Cameroon declares curfew in troubled Anglophone city

A demonstration in Bamenda in Northwest Cameroon on September 22, 2017. AFP
A demonstration in Bamenda in Northwest Cameroon on September 22, 2017 against the alleged marginalisation of the English speaking parts of the country. PHOTO | AFP  

Cameroon has imposed a curfew in the Anglophone region’s main city of Bamenda that is rocked by unrest as English speakers seek to secede.

In the measure, the government has also ordered that all businesses and public places remain closed between 10pm and 5am from November 8 to 23.

Only vehicles used by government, police, army and emergency services will be allowed to operate.

A local administration officer, Songa Pierre Rene, said “any person or group of persons who violate the order shall be punished in accordance with rules and regulations in force.”

The curfew was imposed a day after the government blamed “secessionist terrorists” of killing two gendarmes in Bamenda on Tuesday with another one having been killed in nearby Jakiri town a day earlier.

Bamenda, the main city of the English-speaking Northwest region, remains tense as residents push for secession over alleged marginalisation by the Francophone government.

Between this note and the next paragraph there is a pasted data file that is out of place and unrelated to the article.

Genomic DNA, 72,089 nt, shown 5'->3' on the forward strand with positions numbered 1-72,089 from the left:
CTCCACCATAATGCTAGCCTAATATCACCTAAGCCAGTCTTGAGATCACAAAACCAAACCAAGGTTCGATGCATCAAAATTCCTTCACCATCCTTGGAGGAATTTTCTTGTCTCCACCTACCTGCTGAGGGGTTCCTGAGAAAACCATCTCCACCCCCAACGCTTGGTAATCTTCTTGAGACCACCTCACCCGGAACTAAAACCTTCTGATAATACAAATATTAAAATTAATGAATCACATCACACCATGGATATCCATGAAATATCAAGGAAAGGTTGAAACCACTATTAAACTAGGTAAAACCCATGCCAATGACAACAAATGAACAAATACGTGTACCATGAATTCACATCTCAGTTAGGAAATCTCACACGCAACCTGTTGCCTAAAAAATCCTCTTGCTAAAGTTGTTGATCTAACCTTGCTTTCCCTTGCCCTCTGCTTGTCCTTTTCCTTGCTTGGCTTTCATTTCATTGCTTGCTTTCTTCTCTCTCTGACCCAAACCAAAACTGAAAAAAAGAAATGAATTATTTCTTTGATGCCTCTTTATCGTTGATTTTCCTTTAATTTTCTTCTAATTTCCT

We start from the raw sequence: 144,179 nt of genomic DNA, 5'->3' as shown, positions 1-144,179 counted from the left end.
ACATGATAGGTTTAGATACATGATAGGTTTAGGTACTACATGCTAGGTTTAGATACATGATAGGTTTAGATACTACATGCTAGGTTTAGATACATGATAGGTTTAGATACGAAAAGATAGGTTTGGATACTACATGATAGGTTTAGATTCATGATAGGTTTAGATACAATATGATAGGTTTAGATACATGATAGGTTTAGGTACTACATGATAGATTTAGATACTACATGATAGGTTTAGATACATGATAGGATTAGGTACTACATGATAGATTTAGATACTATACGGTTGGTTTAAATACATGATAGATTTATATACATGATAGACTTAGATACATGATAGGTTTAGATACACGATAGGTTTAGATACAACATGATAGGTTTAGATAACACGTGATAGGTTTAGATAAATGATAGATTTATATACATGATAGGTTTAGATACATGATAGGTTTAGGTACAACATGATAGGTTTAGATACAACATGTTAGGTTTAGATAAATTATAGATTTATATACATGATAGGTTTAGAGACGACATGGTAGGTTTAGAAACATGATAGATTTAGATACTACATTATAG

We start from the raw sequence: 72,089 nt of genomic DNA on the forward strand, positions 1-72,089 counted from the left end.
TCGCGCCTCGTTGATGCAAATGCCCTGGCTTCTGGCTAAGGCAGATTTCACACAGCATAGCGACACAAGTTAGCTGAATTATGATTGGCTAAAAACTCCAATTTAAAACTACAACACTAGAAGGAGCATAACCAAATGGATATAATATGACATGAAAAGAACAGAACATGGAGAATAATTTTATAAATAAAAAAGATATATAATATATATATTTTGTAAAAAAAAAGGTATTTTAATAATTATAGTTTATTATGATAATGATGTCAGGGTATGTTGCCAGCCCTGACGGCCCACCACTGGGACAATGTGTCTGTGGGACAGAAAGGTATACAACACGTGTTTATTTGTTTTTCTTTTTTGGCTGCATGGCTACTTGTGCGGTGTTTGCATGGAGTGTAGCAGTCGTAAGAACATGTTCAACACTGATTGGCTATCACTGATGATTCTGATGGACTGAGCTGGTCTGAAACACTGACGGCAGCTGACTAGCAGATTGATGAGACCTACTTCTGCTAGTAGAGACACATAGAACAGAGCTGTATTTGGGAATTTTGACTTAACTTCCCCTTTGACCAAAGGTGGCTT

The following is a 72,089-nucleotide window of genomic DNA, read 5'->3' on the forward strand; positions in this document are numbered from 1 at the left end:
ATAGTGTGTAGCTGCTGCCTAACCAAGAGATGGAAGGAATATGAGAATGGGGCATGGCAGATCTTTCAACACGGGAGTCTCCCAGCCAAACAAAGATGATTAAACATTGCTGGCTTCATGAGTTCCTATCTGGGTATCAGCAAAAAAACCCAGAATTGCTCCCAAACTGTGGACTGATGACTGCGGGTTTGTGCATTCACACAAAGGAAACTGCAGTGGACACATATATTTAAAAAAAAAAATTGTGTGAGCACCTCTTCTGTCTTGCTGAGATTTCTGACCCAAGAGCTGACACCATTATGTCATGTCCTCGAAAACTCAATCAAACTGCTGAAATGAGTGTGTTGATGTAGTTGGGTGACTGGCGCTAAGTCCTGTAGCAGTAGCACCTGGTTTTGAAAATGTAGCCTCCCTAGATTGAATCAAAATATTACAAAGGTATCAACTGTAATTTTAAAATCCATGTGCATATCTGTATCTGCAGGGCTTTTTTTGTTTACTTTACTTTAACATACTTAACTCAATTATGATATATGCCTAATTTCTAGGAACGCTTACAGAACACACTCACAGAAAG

The Defence Minister Joseph Beti Assomo said the gendarmes were “cold-bloodedly assassinated by terrorists with weapons of war.”

The latest clashes mark an escalation of the crisis that started last year with a lawyers' and teachers' work boycott.

The minority English speakers say they suffer economic inequality and discrimination at the hands of the Francophone majority, particularly in education and justice despite a post-independence reunification deal, where they expected to be equal partners.

The crisis reached a new low last month, when over 20 people were shot dead by security forces, tens of others were injured and over 500 more detained, according to Amnesty International.

The protesters had gathered in towns across the country’s two English-speaking regions to push for the creation of the state of Ambazonia.

The government puts the number of the dead at between 10 and 12.

At least 5,000 Anglophone Cameroonians have fled the crisis for neighbouring Nigeria, according to the UN Refugee Agency.

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